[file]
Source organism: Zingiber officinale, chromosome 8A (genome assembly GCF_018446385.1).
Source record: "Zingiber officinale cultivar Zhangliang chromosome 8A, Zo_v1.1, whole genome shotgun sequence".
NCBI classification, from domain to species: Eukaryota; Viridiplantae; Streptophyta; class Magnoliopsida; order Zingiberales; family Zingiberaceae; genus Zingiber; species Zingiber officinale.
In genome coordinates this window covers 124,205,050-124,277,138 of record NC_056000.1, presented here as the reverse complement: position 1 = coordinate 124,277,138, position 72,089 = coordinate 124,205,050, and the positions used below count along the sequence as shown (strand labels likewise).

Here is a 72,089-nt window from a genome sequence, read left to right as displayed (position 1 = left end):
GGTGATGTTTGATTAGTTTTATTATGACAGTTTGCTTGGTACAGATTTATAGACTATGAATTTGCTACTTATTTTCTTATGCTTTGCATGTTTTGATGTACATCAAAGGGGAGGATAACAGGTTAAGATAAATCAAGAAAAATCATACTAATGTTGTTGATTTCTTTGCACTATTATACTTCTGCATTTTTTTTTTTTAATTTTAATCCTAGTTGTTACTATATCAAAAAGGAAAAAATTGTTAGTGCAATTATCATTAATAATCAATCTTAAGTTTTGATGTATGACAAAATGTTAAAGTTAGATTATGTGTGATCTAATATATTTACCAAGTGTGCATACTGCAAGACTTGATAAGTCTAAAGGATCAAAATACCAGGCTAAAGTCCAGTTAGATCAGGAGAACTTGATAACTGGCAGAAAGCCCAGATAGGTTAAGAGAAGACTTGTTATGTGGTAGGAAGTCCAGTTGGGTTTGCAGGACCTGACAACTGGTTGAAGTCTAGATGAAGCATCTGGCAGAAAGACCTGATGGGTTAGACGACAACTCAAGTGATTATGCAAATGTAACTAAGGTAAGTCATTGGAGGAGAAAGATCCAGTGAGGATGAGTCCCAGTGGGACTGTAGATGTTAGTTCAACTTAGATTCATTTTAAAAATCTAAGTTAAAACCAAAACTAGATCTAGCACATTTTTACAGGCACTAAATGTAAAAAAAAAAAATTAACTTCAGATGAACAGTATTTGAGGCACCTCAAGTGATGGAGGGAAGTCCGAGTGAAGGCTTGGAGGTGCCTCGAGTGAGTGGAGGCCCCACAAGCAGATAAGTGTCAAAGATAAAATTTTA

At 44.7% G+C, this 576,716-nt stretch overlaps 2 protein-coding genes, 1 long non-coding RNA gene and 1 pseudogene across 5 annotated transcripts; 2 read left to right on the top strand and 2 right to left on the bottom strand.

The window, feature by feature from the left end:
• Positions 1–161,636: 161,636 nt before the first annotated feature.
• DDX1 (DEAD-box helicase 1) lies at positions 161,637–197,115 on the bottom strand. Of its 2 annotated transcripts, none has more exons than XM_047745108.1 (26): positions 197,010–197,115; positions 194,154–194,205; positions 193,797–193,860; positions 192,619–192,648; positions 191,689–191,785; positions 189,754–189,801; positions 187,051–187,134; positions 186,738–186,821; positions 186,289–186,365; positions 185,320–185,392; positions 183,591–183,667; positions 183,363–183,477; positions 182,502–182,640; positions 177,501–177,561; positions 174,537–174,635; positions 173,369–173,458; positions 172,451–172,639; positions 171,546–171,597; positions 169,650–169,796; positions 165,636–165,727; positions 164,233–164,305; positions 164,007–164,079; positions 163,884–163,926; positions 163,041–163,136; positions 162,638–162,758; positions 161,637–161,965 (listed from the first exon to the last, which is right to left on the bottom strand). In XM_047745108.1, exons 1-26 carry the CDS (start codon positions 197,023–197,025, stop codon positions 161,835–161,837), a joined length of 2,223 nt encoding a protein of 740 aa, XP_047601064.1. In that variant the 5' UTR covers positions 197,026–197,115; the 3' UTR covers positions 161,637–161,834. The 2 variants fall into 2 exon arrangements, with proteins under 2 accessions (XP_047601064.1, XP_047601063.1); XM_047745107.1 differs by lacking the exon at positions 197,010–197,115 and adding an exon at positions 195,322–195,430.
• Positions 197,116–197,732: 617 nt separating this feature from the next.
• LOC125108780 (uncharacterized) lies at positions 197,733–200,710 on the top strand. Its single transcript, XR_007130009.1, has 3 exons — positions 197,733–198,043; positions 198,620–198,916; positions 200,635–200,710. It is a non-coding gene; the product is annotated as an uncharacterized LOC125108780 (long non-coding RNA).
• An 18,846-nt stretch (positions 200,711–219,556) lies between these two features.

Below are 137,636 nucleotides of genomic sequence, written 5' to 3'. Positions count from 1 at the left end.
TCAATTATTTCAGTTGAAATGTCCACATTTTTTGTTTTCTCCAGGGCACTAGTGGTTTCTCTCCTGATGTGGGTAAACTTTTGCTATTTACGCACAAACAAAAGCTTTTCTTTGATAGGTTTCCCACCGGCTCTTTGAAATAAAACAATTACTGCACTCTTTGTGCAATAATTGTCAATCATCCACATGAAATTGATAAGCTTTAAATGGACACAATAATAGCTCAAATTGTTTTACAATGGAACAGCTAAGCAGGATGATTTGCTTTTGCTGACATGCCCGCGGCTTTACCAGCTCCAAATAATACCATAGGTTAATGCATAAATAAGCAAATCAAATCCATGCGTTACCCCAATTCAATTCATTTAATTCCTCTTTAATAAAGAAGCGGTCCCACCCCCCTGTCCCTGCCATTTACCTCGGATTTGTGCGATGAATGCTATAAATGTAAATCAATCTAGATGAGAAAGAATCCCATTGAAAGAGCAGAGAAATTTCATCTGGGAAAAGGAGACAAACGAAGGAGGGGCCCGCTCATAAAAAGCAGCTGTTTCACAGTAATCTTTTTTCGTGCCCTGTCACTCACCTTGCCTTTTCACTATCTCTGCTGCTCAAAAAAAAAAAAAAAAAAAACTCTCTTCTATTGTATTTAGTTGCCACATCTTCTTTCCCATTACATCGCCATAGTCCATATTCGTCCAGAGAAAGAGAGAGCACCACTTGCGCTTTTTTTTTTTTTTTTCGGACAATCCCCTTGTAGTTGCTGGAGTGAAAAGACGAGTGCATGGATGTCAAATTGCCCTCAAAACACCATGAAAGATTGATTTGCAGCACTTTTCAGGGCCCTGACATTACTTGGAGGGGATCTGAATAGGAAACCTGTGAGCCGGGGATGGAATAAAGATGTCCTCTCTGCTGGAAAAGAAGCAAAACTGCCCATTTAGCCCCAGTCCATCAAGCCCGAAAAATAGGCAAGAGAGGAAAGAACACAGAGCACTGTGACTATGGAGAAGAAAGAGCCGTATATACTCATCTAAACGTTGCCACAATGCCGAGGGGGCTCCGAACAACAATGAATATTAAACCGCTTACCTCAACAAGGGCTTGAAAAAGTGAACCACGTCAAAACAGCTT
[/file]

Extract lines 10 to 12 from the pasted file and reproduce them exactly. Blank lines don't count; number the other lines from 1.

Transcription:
• DDX1 (DEAD-box helicase 1) lies at positions 161,637–197,115 on the bottom strand. Of its 2 annotated transcripts, none has more exons than XM_047745108.1 (26): positions 197,010–197,115; positions 194,154–194,205; positions 193,797–193,860; positions 192,619–192,648; positions 191,689–191,785; positions 189,754–189,801; positions 187,051–187,134; positions 186,738–186,821; positions 186,289–186,365; positions 185,320–185,392; positions 183,591–183,667; positions 183,363–183,477; positions 182,502–182,640; positions 177,501–177,561; positions 174,537–174,635; positions 173,369–173,458; positions 172,451–172,639; positions 171,546–171,597; positions 169,650–169,796; positions 165,636–165,727; positions 164,233–164,305; positions 164,007–164,079; positions 163,884–163,926; positions 163,041–163,136; positions 162,638–162,758; positions 161,637–161,965 (listed from the first exon to the last, which is right to left on the bottom strand). In XM_047745108.1, exons 1-26 carry the CDS (start codon positions 197,023–197,025, stop codon positions 161,835–161,837), a joined length of 2,223 nt encoding a protein of 740 aa, XP_047601064.1. In that variant the 5' UTR covers positions 197,026–197,115; the 3' UTR covers positions 161,637–161,834. The 2 variants fall into 2 exon arrangements, with proteins under 2 accessions (XP_047601064.1, XP_047601063.1); XM_047745107.1 differs by lacking the exon at positions 197,010–197,115 and adding an exon at positions 195,322–195,430.
• Positions 197,116–197,732: 617 nt separating this feature from the next.
• LOC125108780 (uncharacterized) lies at positions 197,733–200,710 on the top strand. Its single transcript, XR_007130009.1, has 3 exons — positions 197,733–198,043; positions 198,620–198,916; positions 200,635–200,710. It is a non-coding gene; the product is annotated as an uncharacterized LOC125108780 (long non-coding RNA).